We also know the administration is thinking about the kind of bureaucratic housing of the policy. Does it go to the Pentagon? Does it stay in the CIA? Where does that program properly belong? So I think a combination of those sort of factors is making the administration step back in a sense from drone strikes, which is probably a good thing.
MCEVERS: That's Michael Boyle. He now teaches at La Salle University.
Recently, a young Yemeni man put a face to drone strikes before a Senate committee hearing. Farea al-Muslimi later told me how last month he got some terrible news from his village, Wessab.
FAREA AL-MUSLIMI: It's a very peaceful, small village in the mountains where people are farming. Suddenly at night, something pops up and bombs it from the air. And it was a U.S. strike drones that terrified farmers there and terrified thousands of people.
MCEVERS: Farea wasn't in the village at the time, but the reaction came to him on his cellphone.
AL-MUSLIMI: My phone was stormed with messages, phone calls from the village, people asking me, what is this, what is happening? And people terrified on the phone speaking about this attack.
MCEVERS: Witnesses say in all, five people died in that attack. The target was suspected militant Hamid al Rhadmi, who Farea says was well known in the village. He even spent time with government officials. Farea says it would have been easy to capture al Rhadmi.
AL-MUSLIMI: I assure you it's easier to capture him than capturing a gang member in New York City. As someone who was in great relationship with the government, that man was easy to capture. As one of the villagers put it, he says, you could have just shut the door of the security department two, three days ago when he was there.
MCEVERS: He says now people in the village are reeling.
AL-MUSLIMI: People are very angry. People are scared. Am I next?
MCEVERS: Farea says in other Yemeni villages, this anger and fear has led people to actually join al-Qaida. He says what the U.S. and the Yemeni government should do is focus on capturing these suspects.
AL-MUSLIMI: United States of America has funded and supported a counterterrorism unit, the most elite forces and security forces in the country. All you need to do is take one of these soldiers, tell him, go to the village, bring me people like Hamid al Rhadmi and come. All you need to do is go arrest bad people.
MCEVERS: Until then, people in Yemen are starting to assume these drone strikes are a way of life.
AL-MUSLIMI: In areas other than that, like Rada'a, where last year - late last year, a drone killed civilians also. A man from there told me that the mothers used in the past to tell their kids: Go sleep or I will call your father. Now, instead, they say: Go sleep or I will call the plane.
MCEVERS: That's Yemeni writer and activist Farea al-Muslimi.
Now, let's hear about drone strikes from the other side, from the cockpit. Here's 27-year-old pilot Brandon Bryant speaking to us from Montana.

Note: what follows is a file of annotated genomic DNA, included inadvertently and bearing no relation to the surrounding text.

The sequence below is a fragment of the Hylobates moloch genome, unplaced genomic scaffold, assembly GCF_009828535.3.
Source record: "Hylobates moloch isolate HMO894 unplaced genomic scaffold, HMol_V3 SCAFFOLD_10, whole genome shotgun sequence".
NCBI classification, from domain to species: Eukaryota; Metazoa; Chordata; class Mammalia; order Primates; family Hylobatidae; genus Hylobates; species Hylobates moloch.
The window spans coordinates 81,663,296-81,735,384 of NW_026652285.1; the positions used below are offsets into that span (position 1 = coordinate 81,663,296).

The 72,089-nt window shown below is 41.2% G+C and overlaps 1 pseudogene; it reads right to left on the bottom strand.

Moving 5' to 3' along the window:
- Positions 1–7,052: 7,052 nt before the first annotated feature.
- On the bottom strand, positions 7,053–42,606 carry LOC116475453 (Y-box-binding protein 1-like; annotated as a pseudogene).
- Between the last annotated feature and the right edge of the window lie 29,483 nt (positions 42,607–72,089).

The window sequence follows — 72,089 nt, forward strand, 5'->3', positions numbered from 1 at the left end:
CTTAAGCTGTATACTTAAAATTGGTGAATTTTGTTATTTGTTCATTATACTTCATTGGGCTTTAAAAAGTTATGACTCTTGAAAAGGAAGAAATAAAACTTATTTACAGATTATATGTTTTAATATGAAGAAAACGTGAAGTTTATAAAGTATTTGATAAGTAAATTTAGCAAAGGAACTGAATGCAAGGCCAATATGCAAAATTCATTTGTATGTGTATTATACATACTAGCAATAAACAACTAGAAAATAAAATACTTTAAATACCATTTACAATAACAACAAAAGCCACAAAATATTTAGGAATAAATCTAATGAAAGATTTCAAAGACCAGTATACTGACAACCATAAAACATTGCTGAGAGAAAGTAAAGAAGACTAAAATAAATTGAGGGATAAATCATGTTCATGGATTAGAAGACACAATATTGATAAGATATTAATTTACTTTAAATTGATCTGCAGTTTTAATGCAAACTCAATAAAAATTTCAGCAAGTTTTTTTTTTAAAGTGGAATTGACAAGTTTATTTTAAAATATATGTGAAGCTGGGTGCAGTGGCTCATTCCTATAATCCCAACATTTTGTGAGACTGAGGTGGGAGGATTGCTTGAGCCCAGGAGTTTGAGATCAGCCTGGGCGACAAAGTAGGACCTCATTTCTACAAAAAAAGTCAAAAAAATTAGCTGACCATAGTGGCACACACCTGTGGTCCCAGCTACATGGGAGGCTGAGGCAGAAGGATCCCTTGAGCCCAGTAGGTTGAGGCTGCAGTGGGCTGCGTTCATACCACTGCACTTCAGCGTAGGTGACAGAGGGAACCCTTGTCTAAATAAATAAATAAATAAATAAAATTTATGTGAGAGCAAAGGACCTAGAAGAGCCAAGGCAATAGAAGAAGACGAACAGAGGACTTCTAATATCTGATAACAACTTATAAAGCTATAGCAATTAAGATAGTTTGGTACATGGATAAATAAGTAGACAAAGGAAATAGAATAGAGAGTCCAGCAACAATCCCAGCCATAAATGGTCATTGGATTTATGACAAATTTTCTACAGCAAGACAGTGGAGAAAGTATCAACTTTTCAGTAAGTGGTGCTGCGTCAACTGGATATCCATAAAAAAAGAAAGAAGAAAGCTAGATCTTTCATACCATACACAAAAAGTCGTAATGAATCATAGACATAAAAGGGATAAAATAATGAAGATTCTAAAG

BRYANT: I originally joined to pay off a college debt.
MCEVERS: In 2006, Bryant found himself wearing a flight suit and sitting in a kind of trailer in Las Vegas, Nevada, surrounded by monitors and the low hum of computers and servers. On his very first sortie as a pilot, Brandon watched from the drone's camera as American soldiers got blown up in Afghanistan. There was nothing he could do. That was before he'd ever taken his first so-called shot. I asked him about that.
What was one of the more - if it's OK to talk about this - one of the more memorable moments when that - when you had to do that?
BRYANT: I'll talk about my first shot because I still think about that.
MCEVERS: This time, it was insurgents Brandon saw on the screen - one group who had been firing at U.S. troops and another group who was standing away from them. Brandon was ordered to fire a missile at the second group.
BRYANT: We fired the missile, and 1.2 seconds after the missile fires, it sonic booms. And so the sonic boom gets there before the missile does. And the guy in the rear hears this, and he runs forward to the two guys in front and then the missile hits. And after the smoke clears, there's a crater there. You can see body parts of the people. But the guy that was running from the rear to the front, his left leg had been taken off above the knee, and I watched him bleed out.
The blood rapidly cooled to become the same color as the ground, because we're watching this in infrared. And I eventually watched the guy become the same color as the ground that he died on.
MCEVERS: Wow. So these guys had weapons strapped on their backs, but you did not see them using them, threatening to use them in any way.
BRYANT: Correct. These guys had no hostile intent. And in my own mind, I thought of, you know - in Montana, here, we have - everyone has a gun. Like, these guys could've been local people that had to protect themselves or something similar to that. And I think we jumped the gun, you know?
MCEVERS: Do you provide that information in any kind of follow-up reporting? You know, is there any exit interview where you report that information to your superiors?